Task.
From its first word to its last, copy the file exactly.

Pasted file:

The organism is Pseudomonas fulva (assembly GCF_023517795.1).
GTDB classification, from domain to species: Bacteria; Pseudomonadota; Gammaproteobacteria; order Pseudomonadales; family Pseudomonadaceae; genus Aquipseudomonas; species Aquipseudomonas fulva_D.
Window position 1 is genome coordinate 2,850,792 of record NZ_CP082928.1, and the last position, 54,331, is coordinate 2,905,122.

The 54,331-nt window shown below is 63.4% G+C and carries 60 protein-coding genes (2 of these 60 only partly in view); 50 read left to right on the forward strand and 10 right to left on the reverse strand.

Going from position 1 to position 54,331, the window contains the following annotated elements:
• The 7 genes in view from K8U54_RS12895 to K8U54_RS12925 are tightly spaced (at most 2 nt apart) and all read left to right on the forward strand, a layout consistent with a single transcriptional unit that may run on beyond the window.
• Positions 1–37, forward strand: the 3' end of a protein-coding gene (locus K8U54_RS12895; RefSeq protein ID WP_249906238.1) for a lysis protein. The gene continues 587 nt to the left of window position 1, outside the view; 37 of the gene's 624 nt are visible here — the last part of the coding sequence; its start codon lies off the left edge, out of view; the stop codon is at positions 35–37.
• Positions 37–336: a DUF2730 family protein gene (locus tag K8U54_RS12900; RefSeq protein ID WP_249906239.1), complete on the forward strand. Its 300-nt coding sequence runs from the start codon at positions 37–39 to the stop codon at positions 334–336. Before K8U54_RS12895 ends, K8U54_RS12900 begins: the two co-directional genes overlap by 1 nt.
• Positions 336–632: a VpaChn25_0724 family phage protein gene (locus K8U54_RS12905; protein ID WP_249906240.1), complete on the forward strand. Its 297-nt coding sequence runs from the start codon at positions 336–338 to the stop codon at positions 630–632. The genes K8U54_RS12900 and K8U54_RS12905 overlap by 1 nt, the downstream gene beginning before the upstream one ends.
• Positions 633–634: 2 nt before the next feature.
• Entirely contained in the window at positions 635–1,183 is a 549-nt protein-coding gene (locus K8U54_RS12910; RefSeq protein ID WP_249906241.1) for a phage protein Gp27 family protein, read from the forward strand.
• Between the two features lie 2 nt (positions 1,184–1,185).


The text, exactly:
The organism is Pseudomonas fulva (assembly GCF_023517795.1).
GTDB classification, from domain to species: Bacteria; Pseudomonadota; Gammaproteobacteria; order Pseudomonadales; family Pseudomonadaceae; genus Aquipseudomonas; species Aquipseudomonas fulva_D.
Window position 1 is genome coordinate 2,850,792 of record NZ_CP082928.1, and the last position, 54,331, is coordinate 2,905,122.

The 54,331-nt window shown below is 63.4% G+C and carries 60 protein-coding genes (2 of these 60 only partly in view); 50 read left to right on the forward strand and 10 right to left on the reverse strand.

Going from position 1 to position 54,331, the window contains the following annotated elements:
• The 7 genes in view from K8U54_RS12895 to K8U54_RS12925 are tightly spaced (at most 2 nt apart) and all read left to right on the forward strand, a layout consistent with a single transcriptional unit that may run on beyond the window.
• Positions 1–37, forward strand: the 3' end of a protein-coding gene (locus K8U54_RS12895; RefSeq protein ID WP_249906238.1) for a lysis protein. The gene continues 587 nt to the left of window position 1, outside the view; 37 of the gene's 624 nt are visible here — the last part of the coding sequence; its start codon lies off the left edge, out of view; the stop codon is at positions 35–37.
• Positions 37–336: a DUF2730 family protein gene (locus tag K8U54_RS12900; RefSeq protein ID WP_249906239.1), complete on the forward strand. Its 300-nt coding sequence runs from the start codon at positions 37–39 to the stop codon at positions 334–336. Before K8U54_RS12895 ends, K8U54_RS12900 begins: the two co-directional genes overlap by 1 nt.
• Positions 336–632: a VpaChn25_0724 family phage protein gene (locus K8U54_RS12905; protein ID WP_249906240.1), complete on the forward strand. Its 297-nt coding sequence runs from the start codon at positions 336–338 to the stop codon at positions 630–632. The genes K8U54_RS12900 and K8U54_RS12905 overlap by 1 nt, the downstream gene beginning before the upstream one ends.
• Positions 633–634: 2 nt before the next feature.
• Entirely contained in the window at positions 635–1,183 is a 549-nt protein-coding gene (locus K8U54_RS12910; RefSeq protein ID WP_249906241.1) for a phage protein Gp27 family protein, read from the forward strand.
• Between the two features lie 2 nt (positions 1,184–1,185).